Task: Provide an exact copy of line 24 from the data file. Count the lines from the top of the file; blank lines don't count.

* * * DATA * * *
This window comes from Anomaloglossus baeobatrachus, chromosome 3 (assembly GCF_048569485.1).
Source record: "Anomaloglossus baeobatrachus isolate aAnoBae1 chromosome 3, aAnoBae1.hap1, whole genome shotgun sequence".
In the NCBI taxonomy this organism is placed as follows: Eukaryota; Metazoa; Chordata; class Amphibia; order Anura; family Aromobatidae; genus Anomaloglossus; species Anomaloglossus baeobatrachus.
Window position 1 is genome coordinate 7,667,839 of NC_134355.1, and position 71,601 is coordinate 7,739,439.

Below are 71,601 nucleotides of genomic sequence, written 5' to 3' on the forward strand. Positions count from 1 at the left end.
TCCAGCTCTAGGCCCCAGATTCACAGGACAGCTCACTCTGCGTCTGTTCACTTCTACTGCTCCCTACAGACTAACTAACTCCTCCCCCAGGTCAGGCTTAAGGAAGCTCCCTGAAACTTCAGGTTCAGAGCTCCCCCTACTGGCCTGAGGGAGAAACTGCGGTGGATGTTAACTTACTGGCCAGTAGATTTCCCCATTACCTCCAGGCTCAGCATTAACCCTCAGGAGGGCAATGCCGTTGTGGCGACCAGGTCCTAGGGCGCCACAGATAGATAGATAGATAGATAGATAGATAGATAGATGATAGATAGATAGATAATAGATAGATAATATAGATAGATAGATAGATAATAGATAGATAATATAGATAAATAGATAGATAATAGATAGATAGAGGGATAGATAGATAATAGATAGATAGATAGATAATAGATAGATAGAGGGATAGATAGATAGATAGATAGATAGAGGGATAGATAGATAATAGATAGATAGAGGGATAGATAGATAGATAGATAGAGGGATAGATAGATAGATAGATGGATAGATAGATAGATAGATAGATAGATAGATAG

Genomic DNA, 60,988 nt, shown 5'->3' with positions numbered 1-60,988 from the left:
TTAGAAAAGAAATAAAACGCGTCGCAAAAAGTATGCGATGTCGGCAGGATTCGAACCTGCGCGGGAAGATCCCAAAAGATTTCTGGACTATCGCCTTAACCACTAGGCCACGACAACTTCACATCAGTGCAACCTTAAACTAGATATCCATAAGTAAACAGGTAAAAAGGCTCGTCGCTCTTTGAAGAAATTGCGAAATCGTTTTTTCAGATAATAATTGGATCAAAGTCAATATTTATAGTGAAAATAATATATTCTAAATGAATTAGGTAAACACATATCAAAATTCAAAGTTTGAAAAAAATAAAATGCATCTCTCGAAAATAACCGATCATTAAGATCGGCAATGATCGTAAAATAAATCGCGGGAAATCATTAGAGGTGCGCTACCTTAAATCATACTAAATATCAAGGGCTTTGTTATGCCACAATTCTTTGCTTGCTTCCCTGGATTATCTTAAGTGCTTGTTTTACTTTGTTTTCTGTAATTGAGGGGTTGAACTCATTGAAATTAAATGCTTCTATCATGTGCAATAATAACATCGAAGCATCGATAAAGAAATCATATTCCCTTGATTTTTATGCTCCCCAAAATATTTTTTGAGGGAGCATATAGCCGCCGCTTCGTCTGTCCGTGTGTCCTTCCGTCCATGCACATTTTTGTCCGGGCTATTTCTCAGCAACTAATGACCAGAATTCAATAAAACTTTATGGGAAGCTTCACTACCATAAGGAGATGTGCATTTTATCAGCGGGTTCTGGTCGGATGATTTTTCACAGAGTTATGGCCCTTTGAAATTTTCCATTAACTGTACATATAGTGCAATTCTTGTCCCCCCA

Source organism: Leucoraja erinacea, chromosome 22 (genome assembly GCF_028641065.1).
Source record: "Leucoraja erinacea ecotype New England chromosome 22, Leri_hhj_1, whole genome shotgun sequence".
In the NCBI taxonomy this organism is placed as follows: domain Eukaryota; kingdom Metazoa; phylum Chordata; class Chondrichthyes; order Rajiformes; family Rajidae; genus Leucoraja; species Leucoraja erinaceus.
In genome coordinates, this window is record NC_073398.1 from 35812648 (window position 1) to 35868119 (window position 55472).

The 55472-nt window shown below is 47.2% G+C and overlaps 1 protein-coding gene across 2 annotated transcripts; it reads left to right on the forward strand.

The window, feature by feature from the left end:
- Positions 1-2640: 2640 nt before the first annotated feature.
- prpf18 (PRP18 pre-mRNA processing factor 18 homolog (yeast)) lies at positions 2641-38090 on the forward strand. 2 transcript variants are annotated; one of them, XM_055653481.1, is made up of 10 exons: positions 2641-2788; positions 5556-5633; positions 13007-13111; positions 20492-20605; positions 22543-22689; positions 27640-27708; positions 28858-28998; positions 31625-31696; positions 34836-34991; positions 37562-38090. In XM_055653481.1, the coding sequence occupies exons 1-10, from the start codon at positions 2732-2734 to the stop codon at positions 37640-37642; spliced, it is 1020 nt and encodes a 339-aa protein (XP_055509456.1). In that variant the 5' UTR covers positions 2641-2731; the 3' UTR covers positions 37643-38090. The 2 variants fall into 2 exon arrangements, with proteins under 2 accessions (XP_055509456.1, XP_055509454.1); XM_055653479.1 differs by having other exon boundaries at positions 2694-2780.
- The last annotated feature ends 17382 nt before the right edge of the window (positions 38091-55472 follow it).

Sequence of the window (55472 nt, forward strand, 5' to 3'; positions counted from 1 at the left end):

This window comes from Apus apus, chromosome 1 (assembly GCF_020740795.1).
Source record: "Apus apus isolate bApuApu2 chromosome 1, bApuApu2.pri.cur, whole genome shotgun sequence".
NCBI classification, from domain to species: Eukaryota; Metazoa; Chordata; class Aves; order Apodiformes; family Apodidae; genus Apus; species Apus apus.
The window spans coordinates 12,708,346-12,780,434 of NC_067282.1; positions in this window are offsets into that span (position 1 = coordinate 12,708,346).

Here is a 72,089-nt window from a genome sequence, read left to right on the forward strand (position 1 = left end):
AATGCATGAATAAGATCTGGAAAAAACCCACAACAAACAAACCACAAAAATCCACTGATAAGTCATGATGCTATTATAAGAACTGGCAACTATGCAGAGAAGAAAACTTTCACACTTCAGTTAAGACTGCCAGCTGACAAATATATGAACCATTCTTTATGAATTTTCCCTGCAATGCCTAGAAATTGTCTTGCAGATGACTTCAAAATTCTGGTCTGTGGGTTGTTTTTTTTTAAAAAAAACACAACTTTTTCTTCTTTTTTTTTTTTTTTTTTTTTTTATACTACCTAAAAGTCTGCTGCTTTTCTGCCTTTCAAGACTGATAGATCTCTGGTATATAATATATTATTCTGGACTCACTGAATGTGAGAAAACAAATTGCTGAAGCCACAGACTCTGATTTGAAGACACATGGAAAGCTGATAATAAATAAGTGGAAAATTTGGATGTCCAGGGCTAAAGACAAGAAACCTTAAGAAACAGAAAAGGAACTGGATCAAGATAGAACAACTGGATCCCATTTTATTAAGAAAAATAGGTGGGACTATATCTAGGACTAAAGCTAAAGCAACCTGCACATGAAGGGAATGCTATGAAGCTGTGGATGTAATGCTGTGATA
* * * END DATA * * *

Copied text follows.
AATGCATGAATAAGATCTGGAAAAAACCCACAACAAACAAACCACAAAAATCCACTGATAAGTCATGATGCTATTATAAGAACTGGCAACTATGCAGAGAAGAAAACTTTCACACTTCAGTTAAGACTGCCAGCTGACAAATATATGAACCATTCTTTATGAATTTTCCCTGCAATGCCTAGAAATTGTCTTGCAGATGACTTCAAAATTCTGGTCTGTGGGTTGTTTTTTTTTAAAAAAAACACAACTTTTTCTTCTTTTTTTTTTTTTTTTTTTTTTTATACTACCTAAAAGTCTGCTGCTTTTCTGCCTTTCAAGACTGATAGATCTCTGGTATATAATATATTATTCTGGACTCACTGAATGTGAGAAAACAAATTGCTGAAGCCACAGACTCTGATTTGAAGACACATGGAAAGCTGATAATAAATAAGTGGAAAATTTGGATGTCCAGGGCTAAAGACAAGAAACCTTAAGAAACAGAAAAGGAACTGGATCAAGATAGAACAACTGGATCCCATTTTATTAAGAAAAATAGGTGGGACTATATCTAGGACTAAAGCTAAAGCAACCTGCACATGAAGGGAATGCTATGAAGCTGTGGATGTAATGCTGTGATA